Mastriano Reintroduces Legislation to Protect Farmland from Overdevelopment and Foreign Takeover

HARRISBURG – Senator Doug Mastriano (PA-33) officially introduced legislation, SB 288, to expand Pennsylvania’s successful Agriculture Conservation Easement Purchase Program.

In recent years, more and more prime farmland has been lost to development. According to Penn State’s College of Agricultural Sciences, acres of farmland in Pennsylvania fell by 6% (7.3 million acres) between 2012 and 2017. The number of farms dropped by 10% (53,157) over that same period.

Pennsylvania’s successful Agriculture Conservation Easement Purchase Program is a nationwide model for farmland preservation. Under the easement program, 58 participating county programs receive state funds for the purchase of agricultural conservation easements.  The easement limits the use of the property to agricultural purposes and the landowner is financially compensated for the sale of the easement.

Since 1988, the program has purchased permanent conservation easements on 5,979 Pennsylvania farms, covering 606,215 acres in 58 counties. Due to the popularity of the program, annual farm applications far outnumber the amount of available funding.

SB 288 will increase annual funding to the program by earmarking 10% of PA’s realty transfer tax revenue to go toward the easement program, equating to an average infusion of over $80 million in additional annual funds for farmland preservation. The bill also expands the eligibility of farms by reducing the minimum subdivision size for preserved farmland from 50 acres to 25 acres and allows parcels less than 10 acres that are adjacent to preserved land or used to produce crops unique to the area to be eligible.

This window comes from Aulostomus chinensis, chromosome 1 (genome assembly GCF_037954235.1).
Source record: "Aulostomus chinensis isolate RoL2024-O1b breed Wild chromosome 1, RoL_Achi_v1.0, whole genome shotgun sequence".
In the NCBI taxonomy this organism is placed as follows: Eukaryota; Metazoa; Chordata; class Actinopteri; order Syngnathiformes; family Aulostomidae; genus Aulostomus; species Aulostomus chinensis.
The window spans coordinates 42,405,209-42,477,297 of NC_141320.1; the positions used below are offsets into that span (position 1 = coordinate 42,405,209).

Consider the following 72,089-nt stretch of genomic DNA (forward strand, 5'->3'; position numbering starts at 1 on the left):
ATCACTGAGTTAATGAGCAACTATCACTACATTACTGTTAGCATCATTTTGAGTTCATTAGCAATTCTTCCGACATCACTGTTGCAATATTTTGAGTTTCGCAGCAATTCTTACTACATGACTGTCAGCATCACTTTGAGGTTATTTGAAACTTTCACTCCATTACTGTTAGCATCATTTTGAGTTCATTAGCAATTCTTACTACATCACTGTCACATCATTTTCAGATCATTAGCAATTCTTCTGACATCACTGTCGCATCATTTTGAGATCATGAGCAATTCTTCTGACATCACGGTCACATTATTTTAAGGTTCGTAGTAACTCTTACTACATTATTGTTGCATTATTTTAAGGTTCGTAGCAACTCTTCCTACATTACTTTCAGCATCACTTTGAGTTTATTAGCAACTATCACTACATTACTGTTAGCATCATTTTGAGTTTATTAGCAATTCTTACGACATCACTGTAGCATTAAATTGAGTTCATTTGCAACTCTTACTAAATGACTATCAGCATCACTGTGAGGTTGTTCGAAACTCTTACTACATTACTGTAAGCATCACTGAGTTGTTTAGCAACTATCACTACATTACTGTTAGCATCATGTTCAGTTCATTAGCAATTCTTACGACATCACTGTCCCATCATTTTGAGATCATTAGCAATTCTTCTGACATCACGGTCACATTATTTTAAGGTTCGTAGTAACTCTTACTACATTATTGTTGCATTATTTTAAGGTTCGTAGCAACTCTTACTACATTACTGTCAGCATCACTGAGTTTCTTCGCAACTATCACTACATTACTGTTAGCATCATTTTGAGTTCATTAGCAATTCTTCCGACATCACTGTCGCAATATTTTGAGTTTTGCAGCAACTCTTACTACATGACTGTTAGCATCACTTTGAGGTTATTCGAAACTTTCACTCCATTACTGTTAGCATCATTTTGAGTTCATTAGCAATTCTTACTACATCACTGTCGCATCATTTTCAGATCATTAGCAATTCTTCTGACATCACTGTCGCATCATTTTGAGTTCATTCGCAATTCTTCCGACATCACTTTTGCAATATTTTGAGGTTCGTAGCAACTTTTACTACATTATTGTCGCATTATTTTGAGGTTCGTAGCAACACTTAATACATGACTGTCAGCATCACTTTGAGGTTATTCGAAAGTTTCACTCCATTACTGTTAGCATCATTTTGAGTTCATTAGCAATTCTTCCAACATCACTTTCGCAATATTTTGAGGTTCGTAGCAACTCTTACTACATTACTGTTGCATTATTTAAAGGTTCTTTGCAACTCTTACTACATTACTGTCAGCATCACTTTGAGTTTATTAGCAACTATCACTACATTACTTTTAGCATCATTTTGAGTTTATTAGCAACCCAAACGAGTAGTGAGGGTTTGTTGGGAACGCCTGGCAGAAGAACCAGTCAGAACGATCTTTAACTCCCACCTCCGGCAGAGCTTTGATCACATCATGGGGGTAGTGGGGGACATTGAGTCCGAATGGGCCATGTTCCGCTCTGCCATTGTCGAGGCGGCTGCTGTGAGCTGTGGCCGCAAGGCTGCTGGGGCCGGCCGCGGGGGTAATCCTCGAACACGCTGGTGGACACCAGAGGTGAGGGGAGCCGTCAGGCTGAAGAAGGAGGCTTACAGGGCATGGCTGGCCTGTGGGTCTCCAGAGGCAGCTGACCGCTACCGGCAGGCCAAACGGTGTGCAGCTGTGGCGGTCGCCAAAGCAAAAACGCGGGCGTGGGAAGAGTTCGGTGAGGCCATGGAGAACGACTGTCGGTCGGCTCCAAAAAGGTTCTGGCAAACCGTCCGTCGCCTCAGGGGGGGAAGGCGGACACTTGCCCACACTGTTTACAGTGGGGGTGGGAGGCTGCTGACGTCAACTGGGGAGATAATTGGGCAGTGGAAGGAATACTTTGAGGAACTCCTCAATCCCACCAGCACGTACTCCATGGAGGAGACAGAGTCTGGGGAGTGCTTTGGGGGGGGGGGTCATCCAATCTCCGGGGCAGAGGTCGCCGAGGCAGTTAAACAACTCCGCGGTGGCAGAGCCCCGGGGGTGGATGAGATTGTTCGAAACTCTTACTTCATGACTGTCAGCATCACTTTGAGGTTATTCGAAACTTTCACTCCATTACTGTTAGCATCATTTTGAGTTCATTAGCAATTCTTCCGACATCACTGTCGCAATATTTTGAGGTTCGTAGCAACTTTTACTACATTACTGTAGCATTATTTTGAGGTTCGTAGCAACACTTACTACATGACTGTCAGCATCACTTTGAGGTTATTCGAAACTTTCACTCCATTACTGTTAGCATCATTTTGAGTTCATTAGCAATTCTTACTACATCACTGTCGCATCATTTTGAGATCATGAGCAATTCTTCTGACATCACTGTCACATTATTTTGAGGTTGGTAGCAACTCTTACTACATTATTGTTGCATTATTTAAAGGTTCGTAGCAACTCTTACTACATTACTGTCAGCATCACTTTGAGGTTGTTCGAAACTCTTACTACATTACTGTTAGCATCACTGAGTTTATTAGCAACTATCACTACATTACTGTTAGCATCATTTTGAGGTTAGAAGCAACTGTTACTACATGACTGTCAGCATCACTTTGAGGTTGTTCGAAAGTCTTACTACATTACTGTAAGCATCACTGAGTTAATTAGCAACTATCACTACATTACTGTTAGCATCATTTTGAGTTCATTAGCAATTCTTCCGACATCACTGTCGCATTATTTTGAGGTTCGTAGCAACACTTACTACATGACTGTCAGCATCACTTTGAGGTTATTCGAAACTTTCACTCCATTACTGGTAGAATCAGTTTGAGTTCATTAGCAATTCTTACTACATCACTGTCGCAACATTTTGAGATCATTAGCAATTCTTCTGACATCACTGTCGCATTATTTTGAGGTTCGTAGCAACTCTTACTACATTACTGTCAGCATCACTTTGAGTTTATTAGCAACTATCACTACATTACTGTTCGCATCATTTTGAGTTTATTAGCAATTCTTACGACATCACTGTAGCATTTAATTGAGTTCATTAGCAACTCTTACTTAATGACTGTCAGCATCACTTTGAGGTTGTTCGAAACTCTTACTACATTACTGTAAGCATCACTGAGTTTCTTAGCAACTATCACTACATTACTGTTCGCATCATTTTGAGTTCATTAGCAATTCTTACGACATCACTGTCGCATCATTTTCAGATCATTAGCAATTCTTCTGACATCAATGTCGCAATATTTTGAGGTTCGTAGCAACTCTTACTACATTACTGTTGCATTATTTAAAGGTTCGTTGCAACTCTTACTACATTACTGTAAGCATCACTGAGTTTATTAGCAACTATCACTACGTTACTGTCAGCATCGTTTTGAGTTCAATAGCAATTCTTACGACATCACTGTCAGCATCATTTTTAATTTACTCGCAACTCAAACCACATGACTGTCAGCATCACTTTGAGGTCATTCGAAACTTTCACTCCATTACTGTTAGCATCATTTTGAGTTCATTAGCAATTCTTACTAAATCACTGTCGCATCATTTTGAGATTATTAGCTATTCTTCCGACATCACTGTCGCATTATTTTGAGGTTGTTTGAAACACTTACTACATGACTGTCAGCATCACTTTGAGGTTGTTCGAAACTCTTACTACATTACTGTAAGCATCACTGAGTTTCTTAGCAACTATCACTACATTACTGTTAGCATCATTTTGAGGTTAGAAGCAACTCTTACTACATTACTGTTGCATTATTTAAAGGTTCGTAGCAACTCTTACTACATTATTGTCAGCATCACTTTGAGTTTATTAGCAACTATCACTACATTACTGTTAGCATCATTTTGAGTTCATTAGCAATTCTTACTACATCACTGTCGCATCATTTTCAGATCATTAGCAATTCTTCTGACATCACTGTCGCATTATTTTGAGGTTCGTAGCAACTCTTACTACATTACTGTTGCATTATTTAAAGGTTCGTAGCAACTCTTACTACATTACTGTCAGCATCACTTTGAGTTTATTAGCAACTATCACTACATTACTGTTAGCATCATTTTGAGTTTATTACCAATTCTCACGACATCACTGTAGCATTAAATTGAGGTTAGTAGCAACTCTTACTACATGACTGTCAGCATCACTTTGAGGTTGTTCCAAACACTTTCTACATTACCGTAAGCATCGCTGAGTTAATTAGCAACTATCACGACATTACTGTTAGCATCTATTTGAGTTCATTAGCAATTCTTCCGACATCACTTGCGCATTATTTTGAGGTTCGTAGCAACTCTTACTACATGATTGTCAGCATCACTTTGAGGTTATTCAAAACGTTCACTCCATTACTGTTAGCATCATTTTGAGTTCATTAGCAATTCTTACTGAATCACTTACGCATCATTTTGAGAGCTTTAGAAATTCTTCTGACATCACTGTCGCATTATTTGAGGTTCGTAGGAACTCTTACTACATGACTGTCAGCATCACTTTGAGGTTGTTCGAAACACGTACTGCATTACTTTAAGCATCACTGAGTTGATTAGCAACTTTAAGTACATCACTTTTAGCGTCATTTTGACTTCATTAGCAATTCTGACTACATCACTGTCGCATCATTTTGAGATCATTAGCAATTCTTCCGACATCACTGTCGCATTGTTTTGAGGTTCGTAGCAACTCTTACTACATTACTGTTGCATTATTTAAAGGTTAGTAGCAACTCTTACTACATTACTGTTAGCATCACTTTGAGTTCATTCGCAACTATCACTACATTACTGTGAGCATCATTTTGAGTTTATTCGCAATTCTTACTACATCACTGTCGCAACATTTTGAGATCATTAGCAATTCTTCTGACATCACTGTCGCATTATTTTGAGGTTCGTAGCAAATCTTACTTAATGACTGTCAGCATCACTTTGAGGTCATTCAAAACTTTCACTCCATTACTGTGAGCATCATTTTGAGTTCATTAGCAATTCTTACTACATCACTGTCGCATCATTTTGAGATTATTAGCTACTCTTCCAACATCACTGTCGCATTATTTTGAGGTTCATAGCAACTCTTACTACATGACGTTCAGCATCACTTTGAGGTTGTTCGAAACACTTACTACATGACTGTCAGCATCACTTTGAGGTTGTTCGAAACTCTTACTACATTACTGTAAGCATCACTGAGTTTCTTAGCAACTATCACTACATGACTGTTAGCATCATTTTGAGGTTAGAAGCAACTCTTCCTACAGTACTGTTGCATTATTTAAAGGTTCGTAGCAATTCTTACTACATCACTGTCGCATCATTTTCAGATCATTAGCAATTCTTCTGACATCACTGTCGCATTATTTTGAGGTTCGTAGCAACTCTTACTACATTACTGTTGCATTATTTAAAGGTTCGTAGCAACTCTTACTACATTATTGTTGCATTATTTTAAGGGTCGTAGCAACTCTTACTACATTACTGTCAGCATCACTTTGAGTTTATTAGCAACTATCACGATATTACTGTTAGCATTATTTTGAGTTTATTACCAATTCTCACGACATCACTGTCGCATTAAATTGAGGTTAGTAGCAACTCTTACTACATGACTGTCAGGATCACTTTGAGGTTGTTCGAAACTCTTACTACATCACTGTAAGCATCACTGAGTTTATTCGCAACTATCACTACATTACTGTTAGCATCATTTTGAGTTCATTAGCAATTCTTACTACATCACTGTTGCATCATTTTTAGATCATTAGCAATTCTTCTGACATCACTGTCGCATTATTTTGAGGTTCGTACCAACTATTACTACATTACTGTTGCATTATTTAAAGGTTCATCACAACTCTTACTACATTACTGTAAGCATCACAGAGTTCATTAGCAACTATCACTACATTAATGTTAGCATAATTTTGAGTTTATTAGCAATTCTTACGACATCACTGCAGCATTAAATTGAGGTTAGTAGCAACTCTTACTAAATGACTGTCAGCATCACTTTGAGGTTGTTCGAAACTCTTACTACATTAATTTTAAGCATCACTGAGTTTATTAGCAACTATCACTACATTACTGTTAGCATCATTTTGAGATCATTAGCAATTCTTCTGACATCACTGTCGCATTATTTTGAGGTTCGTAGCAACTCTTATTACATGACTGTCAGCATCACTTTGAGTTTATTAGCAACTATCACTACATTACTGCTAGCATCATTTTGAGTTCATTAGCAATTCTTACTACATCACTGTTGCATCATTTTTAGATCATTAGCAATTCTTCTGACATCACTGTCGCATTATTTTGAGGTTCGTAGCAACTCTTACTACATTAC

“An abundance of agricultural land is crucial to maintaining food security and protecting against supply chain instability for the commonwealth and our nation,” said Senator Mastriano. “The ag industry provides a $135.7 billion annual economic impact, represents close to 18% of Pennsylvania’s gross state product, and employs nearly 580,000 people with combined wages of $27 billion. Our agricultural lands provide scenic images of rural life landscaped across fertile valleys of surrounding hills and mountains. These open spaces are a beautiful backdrop and draw thousands to our state to spend money in the growing agritourism business. We must act now to preserve these lands before too many acres are lost to development forever.”

SB 288 has the full support of Pennsylvania Farm Bureau and has been referred to the Senate Agriculture and Rural Affairs Committee for consideration.


Contact: Josh Herman

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